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In the introduction of this year’s series of Debating Development, we focus on the role of the modern linear conception of time as ‘ticking clock’ in sustaining the imaginary of a chronologically improving development model rooted in capitalist modernity and colonial practice. The first session lays the groundwork for theoretical and social movements that propose alternative understandings of time and why these matter for revealing the ways in which relating to each other and to non-human kin refuse to be disciplined into the homogeneity of linear time. Some of these alternatives are being brought together under the banner of Slow Movements. While these movements emerge as a response to the accelerationist tendency of Western development models, there is the danger that if their focus is only on the pace of development to make it more ‘sustainable’ this does not sufficiently interrogate the structural hegemony of the directionality of future promises of progress for some, and present and future exploitations for others. In this session we will explore the promises and pitfalls of understanding time and temporality differently, especially in conversation with slow movement and its relation to (alternative) concepts of ‘development’.

Dr. Michelle Bastian works in the areas of critical time studies and environmental humanities, with a particular focus on the relationship between time and belonging. She completed her PhD in Philosophy at the University of New South Wales, and was a Research Associate at the Centre for Research on Socio-Cultural Change, University of Manchester, before taking up her current role in Edinburgh. Since 2013 she has been involved in eight AHRC funded research projects, five as principal investigator. These projects looked at time and community, local food projects, sustainable economies, temporal design and transition towns. Her work has been published in a range of journals including Environmental Humanities, GeoHumanities and New Formations. Michelle is an editor of four collections including The Social Life of Time (Time & Society 2020), Field Philosophy and Other Experiments (Parallax, 2019), and Participatory Research in More-than-Human Worlds (Routledge, 2016), and is an Editor-in-Chief for the journal Time & Society (SAGE). Michelle is the founder and convenor of the Temporal Belongings Network, member of the steering committee for the Edinburgh Environmental Humanities Network,, member of the Extinction Studies Working Group and co-founder of the Transition Research Network which she co-cordinated from 2011-2017.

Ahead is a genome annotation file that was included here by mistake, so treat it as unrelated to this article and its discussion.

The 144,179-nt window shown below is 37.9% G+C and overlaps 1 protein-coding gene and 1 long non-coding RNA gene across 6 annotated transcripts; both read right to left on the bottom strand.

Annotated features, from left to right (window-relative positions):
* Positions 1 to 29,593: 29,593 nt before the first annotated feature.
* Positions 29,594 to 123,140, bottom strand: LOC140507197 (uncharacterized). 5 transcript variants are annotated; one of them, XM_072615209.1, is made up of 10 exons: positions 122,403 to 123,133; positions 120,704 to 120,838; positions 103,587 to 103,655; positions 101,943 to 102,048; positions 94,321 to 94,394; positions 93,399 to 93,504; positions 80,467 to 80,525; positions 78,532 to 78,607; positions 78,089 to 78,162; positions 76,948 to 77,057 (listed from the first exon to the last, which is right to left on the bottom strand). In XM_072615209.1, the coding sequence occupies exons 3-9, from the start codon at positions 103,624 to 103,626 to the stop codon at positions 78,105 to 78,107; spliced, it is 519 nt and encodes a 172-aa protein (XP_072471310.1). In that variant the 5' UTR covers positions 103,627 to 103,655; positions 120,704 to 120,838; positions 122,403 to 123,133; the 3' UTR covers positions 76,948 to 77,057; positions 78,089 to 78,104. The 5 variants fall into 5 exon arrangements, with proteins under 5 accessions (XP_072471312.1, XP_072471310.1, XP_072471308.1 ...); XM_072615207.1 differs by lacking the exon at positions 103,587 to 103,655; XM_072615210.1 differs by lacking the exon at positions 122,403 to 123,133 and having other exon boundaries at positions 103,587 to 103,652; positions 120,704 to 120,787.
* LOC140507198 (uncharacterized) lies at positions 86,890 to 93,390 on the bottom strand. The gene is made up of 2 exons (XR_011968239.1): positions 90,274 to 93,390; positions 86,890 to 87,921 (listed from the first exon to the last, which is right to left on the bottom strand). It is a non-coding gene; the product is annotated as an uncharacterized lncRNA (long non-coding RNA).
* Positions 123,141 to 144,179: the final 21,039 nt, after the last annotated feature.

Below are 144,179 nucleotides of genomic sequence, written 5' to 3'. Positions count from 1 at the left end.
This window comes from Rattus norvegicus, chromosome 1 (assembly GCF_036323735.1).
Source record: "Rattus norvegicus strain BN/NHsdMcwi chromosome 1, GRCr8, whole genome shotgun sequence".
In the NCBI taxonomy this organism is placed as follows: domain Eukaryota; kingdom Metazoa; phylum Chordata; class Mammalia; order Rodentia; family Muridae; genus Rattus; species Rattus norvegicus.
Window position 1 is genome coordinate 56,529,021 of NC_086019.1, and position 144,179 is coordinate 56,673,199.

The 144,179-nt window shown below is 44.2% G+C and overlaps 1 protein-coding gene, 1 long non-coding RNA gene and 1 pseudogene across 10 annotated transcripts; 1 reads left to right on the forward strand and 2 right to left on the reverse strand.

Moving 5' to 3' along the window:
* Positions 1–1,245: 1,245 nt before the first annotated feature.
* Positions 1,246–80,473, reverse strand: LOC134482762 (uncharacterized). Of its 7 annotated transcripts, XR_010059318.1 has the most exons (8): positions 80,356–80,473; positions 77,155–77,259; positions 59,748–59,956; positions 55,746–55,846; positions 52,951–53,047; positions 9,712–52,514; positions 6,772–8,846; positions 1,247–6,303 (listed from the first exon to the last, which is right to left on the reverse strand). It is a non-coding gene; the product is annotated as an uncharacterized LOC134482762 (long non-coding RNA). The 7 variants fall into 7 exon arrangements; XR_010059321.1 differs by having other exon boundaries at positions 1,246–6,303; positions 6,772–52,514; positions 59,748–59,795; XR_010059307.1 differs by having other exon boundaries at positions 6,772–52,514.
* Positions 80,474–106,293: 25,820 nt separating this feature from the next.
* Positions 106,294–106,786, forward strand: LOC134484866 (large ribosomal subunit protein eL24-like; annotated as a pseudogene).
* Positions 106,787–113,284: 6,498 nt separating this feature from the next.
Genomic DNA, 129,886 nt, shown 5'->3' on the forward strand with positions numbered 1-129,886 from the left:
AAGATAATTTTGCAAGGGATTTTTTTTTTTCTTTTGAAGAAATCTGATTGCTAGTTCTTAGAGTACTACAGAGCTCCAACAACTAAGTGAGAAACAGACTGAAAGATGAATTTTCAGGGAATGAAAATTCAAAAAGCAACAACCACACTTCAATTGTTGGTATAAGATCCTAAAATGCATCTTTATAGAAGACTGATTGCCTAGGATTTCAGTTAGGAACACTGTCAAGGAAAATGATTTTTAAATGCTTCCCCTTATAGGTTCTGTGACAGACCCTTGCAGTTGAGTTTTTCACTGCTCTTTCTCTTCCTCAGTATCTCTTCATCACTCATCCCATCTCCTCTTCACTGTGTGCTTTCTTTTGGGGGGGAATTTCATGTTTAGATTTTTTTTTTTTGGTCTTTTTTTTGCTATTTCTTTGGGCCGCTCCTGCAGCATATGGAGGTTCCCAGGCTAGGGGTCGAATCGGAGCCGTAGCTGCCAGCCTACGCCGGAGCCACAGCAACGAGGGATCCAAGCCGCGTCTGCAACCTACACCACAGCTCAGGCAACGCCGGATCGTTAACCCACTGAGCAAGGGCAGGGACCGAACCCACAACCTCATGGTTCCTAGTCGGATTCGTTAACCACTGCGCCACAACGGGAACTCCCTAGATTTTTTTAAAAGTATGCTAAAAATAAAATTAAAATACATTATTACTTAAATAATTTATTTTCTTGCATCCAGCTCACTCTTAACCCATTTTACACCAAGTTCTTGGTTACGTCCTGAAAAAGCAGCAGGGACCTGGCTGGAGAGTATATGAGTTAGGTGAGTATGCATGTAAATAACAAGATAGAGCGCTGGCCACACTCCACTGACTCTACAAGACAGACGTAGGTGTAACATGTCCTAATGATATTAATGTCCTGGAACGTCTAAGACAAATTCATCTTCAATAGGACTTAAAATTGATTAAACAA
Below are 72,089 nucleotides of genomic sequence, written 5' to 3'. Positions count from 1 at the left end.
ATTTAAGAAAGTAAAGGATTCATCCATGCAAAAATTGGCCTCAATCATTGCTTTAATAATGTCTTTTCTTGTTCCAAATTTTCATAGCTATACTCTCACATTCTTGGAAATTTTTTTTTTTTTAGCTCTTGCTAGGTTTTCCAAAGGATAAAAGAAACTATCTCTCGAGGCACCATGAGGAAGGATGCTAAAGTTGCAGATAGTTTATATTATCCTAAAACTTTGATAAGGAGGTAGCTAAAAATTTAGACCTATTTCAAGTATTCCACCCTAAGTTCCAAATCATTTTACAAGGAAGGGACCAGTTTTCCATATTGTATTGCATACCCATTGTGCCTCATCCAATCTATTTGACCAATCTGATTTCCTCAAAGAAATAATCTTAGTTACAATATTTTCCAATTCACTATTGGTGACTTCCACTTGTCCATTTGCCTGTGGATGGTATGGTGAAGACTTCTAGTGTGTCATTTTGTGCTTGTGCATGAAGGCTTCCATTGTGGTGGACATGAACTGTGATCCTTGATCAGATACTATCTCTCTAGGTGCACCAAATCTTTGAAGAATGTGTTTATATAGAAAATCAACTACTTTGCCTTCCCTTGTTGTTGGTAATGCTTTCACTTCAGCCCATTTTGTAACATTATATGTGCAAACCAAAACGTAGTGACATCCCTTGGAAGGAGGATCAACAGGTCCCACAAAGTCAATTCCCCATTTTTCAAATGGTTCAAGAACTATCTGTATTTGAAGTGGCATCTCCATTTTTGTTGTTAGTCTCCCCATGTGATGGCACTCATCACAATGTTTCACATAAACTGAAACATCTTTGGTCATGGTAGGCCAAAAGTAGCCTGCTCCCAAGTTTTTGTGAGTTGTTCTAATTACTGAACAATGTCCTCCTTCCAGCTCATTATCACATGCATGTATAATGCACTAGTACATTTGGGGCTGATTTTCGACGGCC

Dr. Gert Van Hecken is lecturer at the Institute of Development Policy (IOB), University of Antwerp, and associate researcher at Nitlapan-UCA, Nicaragua. His research focuses on the politics of knowledge in conservation and development, on critiques of neoliberal natures and ‘green economy’ proposals, as well as on alternative (transformational) paradigms related to social and environmental justice. Geographically, most of his research has focused on Central- and South America, where he has also worked as the Nicaragua country representative for the Belgian development NGO Broederlijk Delen.

Dr. Vijay Kolinjivadi is postdoctoral fellow at the Institute of Development Policy (IOB). He has spent over a decade exploring the social, cultural, and political implications of 'ecosystem service' policies on impacted communities in Central and South Asia and also in Canada. In particular, he focuses on the social and environmental justice aspects of such policies with respect to complex socio-ecological decision-making and in the spirit of degrowth and decolonial development futures.